Interview: Terry Alderton

‘Because of the voices there is a lot of randomness going on and sometimes it gets me into real shit.’ AMY JEFFS talks to comedian TERRY ALDERTON. Possibly whilst he’s wearing a strait jacket.

Comedy Comedy Roadshow Edinburgh Fringe gollum southend Terry Alderton The Junction

Terry Alderton, the ‘Southend boy’ who tours the globe with his spry and spontaneous comedy, is coming to Cambridge. Once a youth player for Southend United, he is now a comedian who has performed as far away as Australia and India. Among numerous other televisual conquests, he has starred in Michael McIntyre’s Comedy Roadshow. His open, friendly face and cock-eyed grin cannot but promise a good evening.

Terry Alderton’s shows are crowded both in the audience AND on stage. What I mean is that he does not work alone, in the conventional sense. He has two Gollum-esque voices in his head, who, constantly critical of the show and the audience, frequently interrupt his stand-up. A highly novel and innovative approach to comedy.

‘I decided to reinvent myself in 2005,’ he reflects, ‘Everything was dead. I didn’t enjoy what I was doing anymore. I wasn’t really saying anything interesting on stage. If I believe in my heart that I have done something interesting then I am happy with it, even if the audience doesn’t always seem to get where I am going.’
Does the idea for the agitated alter ego stem from some deep-seated childhood trauma? Terry pauses for thought. ‘I did have an imaginary friend when I was younger and I still have that kind of craziness going on.’


Terry Alderton on Michael McIntyre’s Comedy Roadshow

Terry Alderton did perhaps, have a bit of a traumatising childhood: ‘I’ve always been a bit of a cry-baby, still am if I’m honest. I would cry at the drop of a hat,’ he admits. At school the teachers saw him as stupid and disruptive and so he used humour to counteract this. It transpired that this was more than effective; ”Teachers would call me out of the class and say, ‘you’re not in trouble but could you just do that impression?’’

His new approach has been a roaring success and the venues he now performs at are a far cry from the comedy clubs of his debut. Each country, each culture, is a new source of inspiration. ‘I observe where I am and, without making light of it, will bend it into my world. I got a nice little twangy routine out of India. Particularly in Mumbai, I saw it and I also threw most of it back up again…charming.’  Expelling grim images of a particularly aggressive curry, I move on. What does he expect to encounter in Cambridge?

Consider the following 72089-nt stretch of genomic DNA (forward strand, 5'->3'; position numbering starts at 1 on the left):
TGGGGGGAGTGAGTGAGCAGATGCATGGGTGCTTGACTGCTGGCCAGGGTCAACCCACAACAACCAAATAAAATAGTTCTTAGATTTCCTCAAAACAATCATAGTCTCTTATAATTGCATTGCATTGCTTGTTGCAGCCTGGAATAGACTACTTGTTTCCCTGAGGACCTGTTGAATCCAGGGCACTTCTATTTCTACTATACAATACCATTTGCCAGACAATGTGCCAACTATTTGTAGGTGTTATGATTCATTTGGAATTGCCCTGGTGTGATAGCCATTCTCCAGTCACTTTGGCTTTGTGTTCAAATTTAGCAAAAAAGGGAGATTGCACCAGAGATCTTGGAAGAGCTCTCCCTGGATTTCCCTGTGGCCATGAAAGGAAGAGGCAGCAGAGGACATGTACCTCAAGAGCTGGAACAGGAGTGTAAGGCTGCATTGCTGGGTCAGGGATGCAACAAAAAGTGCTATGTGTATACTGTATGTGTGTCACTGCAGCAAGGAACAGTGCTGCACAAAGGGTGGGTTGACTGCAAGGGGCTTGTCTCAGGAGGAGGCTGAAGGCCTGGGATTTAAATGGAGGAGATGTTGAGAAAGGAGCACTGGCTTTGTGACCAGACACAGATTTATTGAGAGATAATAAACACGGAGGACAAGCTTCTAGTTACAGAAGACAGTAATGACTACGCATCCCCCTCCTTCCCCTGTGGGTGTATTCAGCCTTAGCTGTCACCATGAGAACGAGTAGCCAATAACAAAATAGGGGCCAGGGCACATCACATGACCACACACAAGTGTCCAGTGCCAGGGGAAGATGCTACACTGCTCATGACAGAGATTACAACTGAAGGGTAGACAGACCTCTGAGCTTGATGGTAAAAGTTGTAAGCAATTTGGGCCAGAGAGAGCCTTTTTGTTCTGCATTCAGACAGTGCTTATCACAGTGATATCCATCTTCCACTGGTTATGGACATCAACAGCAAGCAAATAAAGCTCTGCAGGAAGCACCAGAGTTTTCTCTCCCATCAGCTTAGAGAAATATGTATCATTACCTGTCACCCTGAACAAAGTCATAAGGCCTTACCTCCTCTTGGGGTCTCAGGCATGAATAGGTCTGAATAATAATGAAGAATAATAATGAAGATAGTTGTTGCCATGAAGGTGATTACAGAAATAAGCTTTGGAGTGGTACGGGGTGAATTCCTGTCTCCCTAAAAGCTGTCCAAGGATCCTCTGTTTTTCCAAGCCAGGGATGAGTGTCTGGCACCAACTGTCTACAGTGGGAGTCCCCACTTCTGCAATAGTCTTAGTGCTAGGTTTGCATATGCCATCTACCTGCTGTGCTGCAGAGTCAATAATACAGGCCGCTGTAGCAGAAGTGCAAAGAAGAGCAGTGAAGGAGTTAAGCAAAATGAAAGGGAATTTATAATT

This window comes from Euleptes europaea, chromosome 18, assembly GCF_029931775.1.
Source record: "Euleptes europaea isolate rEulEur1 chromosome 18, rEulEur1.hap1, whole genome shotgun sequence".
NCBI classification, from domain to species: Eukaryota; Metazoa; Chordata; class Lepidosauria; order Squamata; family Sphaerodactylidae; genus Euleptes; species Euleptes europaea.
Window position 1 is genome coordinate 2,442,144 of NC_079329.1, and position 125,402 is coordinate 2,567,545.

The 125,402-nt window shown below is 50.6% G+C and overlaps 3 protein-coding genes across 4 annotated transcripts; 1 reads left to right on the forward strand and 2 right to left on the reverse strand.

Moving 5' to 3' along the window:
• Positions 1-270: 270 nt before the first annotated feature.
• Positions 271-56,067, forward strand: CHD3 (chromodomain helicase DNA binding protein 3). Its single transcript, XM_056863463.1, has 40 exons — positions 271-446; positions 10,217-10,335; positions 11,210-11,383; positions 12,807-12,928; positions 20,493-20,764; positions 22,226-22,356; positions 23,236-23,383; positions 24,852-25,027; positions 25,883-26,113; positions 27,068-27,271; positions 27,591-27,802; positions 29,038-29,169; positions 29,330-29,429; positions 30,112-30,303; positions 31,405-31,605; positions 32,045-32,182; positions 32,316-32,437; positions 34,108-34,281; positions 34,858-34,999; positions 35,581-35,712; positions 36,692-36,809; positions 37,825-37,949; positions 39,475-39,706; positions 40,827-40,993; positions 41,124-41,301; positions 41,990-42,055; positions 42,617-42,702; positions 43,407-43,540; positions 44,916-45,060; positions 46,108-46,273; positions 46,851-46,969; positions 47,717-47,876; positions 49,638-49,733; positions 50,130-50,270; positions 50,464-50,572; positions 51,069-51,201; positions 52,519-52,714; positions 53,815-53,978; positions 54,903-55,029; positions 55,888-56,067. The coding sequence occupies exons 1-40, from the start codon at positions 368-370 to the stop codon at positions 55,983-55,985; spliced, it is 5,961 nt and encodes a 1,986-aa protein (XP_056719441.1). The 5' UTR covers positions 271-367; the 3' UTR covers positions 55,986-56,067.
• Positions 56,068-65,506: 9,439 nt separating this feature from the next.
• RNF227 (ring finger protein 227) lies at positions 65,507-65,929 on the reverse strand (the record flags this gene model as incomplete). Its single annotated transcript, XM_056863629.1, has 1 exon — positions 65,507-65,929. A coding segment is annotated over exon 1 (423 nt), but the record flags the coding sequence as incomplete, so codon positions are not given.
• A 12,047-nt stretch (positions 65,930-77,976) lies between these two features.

He brushes this question aside. ‘UK audiences change with the weather…literally. After all these years, you just play your game. They can enter into this thing or they can just sit there saying this is bullshit. I’ll start spinning the plates but we’ve all got to keep them there.’

Despite all my best efforts to find some fatal flaw, I am getting the distinct impression that Terry genuinely enjoys what he does. He is artistically stimulated and a contented, charismatic man. Maddening!  But the coming year promises shows every few days, surely it’s impossible to keep the material feeling fresh and exciting for him, as well as the audience? ‘I never do the same show. I always have a through line but generally muck around for the first half and then have more of a set for the second. Because of the voices there is a lot of randomness going on and sometimes it gets me into real shit. I think the voices need voices.’

Simple enough, put like that, but what about all that time away from home? Terry is married with a three year old son and I ask how he deals with the distance; surely here, he will reveal some kind of implacable internal struggle to nourish the tabloids?  Talking to him, it is obvious that as an ex-footballer he’s practised at keeping a steady eye on the ball. ‘You just learn to deal with little thoughts that pop into your head.’ He says breezily. ‘I could stay at home and get a decent living out of the comedy clubs or I could take the risk and struggle! At the moment I am artistically enjoying myself. If it fails the comedy clubs are still there.’

Yet, he remains unassuming and honest about the way performing makes him feel. ‘Different gigs make you nervous… London comedy club still gets me going.’ He feels a great sense of responsibility when confronted with a group of people who have paid to see him. He describes his thoughts before going on to a packed auditorium: ‘This is insane! I’m just some bloke from Southend! What are you doing paying to see me, you mad people?’ Fearful of sounding too modest, he adds, ‘Of course then the ego side says, ‘well of course they are!’’

Finally I ask if there is anything he would like the Cambridge students to know before his gig at The Junction. His answer is filled with his characteristic straight-up honesty. ‘Well not really. Just that I’d love you all to come, it is kind of an experiment but come with no pre-conceptions. Come and trust me. It’s lovely because your minds are so fresh and bright. Such a high ceiling of intelligence means I can really let it go.’

One has to speculate on what ‘really let it go’ could mean. A  jamboree of imaginary characters on stage? A circus conjured up by Terry’s mind? Who knows? Unpredictability is what makes this Southend boy just a little bit mysterious.

Terry Alderton is performing at the Junction on Friday 28th January. Visit for tickets.